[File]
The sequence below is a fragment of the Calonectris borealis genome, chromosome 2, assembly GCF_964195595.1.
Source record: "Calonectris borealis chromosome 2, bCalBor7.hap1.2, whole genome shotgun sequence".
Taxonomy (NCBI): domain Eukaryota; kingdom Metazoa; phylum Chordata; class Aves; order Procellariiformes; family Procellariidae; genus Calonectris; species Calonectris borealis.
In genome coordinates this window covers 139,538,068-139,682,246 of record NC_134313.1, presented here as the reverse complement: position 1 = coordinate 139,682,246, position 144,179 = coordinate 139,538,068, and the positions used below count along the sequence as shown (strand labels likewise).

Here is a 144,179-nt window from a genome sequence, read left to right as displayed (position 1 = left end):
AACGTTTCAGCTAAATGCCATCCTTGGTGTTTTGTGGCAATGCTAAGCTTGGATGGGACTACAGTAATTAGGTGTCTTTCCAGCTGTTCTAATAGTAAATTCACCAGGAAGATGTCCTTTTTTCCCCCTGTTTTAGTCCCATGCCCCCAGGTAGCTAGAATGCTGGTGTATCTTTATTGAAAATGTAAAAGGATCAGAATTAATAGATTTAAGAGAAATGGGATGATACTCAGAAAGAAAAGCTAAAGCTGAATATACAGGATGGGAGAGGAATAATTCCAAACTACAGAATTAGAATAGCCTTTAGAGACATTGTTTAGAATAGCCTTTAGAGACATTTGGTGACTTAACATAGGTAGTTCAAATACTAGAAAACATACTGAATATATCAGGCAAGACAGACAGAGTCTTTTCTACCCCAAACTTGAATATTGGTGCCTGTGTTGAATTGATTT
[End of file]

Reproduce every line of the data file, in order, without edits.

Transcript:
The sequence below is a fragment of the Calonectris borealis genome, chromosome 2, assembly GCF_964195595.1.
Source record: "Calonectris borealis chromosome 2, bCalBor7.hap1.2, whole genome shotgun sequence".
Taxonomy (NCBI): domain Eukaryota; kingdom Metazoa; phylum Chordata; class Aves; order Procellariiformes; family Procellariidae; genus Calonectris; species Calonectris borealis.
In genome coordinates this window covers 139,538,068-139,682,246 of record NC_134313.1, presented here as the reverse complement: position 1 = coordinate 139,682,246, position 144,179 = coordinate 139,538,068, and the positions used below count along the sequence as shown (strand labels likewise).

Here is a 144,179-nt window from a genome sequence, read left to right as displayed (position 1 = left end):
AACGTTTCAGCTAAATGCCATCCTTGGTGTTTTGTGGCAATGCTAAGCTTGGATGGGACTACAGTAATTAGGTGTCTTTCCAGCTGTTCTAATAGTAAATTCACCAGGAAGATGTCCTTTTTTCCCCCTGTTTTAGTCCCATGCCCCCAGGTAGCTAGAATGCTGGTGTATCTTTATTGAAAATGTAAAAGGATCAGAATTAATAGATTTAAGAGAAATGGGATGATACTCAGAAAGAAAAGCTAAAGCTGAATATACAGGATGGGAGAGGAATAATTCCAAACTACAGAATTAGAATAGCCTTTAGAGACATTGTTTAGAATAGCCTTTAGAGACATTTGGTGACTTAACATAGGTAGTTCAAATACTAGAAAACATACTGAATATATCAGGCAAGACAGACAGAGTCTTTTCTACCCCAAACTTGAATATTGGTGCCTGTGTTGAATTGATTT